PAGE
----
Table of Contents
ISRN Obstetrics and Gynecology
Volume 2013 (2013), Article ID 242149, 12 pages
http://dx.doi.org/10.1155/2013/242149
Review Article

Endometriosis: A Disease That Remains Enigmatic

1Department of Obstetrics and Gynecology, San Juan University Hospital, 03550 Alicante, Spain
2Department/Division of Gynecology, School of Medicine, Miguel Hernandez University, Campus of San Juan, 03550 Alicante, Spain
3Instituto de Ginecología P.A.A., 03002 Alicante, Spain
4Departamento/Area de Ginecología, Facultad de Medicina de la Universidad “Miguel Hernández,” Campus de San Juan, 03550 Alicante, Spain

Received 30 May 2013; Accepted 26 June 2013

Academic Editors: I. Diez-Itza, A. Martin-Hidalgo, and J. Olsen

Copyright © 2013 Pedro Acién and Irene Velasco. This is an open access article distributed under the Creative Commons Attribution License, which permits unrestricted use, distribution, and reproduction in any medium, provided the original work is properly cited.

Abstract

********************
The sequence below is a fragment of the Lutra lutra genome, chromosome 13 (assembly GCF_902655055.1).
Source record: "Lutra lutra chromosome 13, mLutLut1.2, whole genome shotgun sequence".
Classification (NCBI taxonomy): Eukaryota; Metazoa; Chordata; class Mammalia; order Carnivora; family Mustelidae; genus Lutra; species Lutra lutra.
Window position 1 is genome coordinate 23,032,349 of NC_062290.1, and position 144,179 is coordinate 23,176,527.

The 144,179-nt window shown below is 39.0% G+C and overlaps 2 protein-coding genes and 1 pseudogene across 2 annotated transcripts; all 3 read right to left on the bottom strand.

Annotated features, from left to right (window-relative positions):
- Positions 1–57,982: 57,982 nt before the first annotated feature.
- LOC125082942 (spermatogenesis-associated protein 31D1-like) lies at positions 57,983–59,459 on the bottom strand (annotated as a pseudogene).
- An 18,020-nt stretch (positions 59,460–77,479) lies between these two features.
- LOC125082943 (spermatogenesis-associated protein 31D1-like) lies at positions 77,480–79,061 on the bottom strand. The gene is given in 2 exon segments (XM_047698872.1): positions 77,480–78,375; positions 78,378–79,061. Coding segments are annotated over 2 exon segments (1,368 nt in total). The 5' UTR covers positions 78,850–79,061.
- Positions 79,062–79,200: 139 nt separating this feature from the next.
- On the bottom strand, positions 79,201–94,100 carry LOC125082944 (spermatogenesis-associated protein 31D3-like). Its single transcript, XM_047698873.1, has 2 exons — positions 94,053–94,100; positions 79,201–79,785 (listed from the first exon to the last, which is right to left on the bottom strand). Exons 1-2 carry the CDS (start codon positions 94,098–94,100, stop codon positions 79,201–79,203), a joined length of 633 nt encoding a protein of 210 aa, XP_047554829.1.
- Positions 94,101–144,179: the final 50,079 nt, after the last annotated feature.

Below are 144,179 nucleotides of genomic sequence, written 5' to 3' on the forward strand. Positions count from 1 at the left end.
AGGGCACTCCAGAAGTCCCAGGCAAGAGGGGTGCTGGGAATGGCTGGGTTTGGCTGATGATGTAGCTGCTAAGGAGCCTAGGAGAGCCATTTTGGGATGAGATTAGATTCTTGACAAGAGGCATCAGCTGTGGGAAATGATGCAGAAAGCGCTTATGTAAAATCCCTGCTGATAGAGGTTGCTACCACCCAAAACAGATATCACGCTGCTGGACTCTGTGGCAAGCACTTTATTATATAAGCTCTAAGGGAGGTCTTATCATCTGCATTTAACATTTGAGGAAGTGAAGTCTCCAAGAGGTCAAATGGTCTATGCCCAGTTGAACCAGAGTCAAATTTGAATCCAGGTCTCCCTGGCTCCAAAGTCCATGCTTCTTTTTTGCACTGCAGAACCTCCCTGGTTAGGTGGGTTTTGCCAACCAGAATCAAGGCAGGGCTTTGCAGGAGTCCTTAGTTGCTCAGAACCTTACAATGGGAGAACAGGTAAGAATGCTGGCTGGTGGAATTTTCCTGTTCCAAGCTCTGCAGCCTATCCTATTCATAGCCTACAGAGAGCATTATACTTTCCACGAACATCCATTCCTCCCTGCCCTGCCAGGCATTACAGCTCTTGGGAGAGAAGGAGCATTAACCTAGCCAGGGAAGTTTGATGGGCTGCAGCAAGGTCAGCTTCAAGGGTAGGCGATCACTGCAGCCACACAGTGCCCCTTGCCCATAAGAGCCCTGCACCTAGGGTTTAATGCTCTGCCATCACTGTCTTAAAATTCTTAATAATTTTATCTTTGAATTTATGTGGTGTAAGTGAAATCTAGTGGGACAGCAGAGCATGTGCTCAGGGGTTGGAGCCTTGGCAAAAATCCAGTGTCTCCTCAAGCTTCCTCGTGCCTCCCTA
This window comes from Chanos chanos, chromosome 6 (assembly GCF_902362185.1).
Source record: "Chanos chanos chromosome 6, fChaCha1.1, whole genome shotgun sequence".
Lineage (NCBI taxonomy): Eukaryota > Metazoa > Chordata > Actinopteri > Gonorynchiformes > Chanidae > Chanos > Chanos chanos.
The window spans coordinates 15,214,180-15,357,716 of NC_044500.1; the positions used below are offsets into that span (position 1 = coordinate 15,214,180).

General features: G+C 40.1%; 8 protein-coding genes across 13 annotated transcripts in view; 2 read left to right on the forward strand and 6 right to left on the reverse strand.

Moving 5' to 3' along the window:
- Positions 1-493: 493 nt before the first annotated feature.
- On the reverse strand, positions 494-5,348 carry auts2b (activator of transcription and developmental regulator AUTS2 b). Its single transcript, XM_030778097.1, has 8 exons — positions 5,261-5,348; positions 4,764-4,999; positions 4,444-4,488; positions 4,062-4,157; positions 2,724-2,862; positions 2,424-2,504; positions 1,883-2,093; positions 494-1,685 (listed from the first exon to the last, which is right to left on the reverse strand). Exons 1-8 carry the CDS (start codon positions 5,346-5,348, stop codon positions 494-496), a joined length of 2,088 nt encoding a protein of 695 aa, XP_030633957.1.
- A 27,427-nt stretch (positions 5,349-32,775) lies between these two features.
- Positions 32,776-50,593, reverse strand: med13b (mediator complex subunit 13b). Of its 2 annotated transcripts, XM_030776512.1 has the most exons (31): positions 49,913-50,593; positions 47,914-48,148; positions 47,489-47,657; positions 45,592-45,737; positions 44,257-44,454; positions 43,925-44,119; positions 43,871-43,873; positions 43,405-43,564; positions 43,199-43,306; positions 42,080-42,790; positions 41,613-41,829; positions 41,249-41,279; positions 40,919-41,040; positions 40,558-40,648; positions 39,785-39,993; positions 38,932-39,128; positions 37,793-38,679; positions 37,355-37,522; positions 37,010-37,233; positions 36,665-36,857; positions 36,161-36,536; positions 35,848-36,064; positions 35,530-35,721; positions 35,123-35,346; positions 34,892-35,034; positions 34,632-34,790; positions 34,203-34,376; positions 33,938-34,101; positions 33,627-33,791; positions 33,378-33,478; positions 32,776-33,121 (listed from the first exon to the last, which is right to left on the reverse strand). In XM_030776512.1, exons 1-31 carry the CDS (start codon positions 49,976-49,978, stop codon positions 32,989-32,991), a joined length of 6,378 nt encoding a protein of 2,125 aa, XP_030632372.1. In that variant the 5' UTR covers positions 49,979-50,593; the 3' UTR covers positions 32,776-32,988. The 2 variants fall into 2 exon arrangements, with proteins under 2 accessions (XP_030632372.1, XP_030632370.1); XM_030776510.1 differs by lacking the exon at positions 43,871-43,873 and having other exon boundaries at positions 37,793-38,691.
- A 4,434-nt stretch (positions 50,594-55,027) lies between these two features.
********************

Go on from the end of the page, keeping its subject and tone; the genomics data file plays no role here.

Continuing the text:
Endometriosis, a gynecologic pathology, is defined by the presence of a tissue similar to uterine endometrium, which is located in places other than physiologically appropriate. These endometrial heterotopic islets contain glands and stroma and are functionally capable of responding to exogenous, endogenous, or local hormonal stimuli. Endometriosis affects 8%–10% of women of reproductive age; in 30% of the women, the condition is associated with primary or secondary infertility. In several instances, endometriosis persists as a minimal or mild disease, or it can resolve on its own. Other cases of endometriosis show severe symptomatology that ends when menopause occurs. Endometriosis can, however, reactivate in several postmenopausal women when iatrogenic or endogenous hormones are present. Endometriosis is occasionally accompanied by malignant ovarian tumors, especially endometrioid and clear cell carcinomas. Its pathogenesis is widely debated, and its variable morphology appears to represent a continuum of individual presentations and progressions. Endometriosis has no pathognomonic signs or symptoms; it is therefore difficult to diagnose. Because of its enigmatic etiopathogenesis, there is currently no satisfactory therapy for all patients with endometriosis. Treatments include medications, surgery, or combined therapies; currently, the only procedures that seem to cure endometriosis are hysterectomy and bilateral salpingo-oophorectomy. In this paper, we review the most controversial and enigmatic aspects of this disease.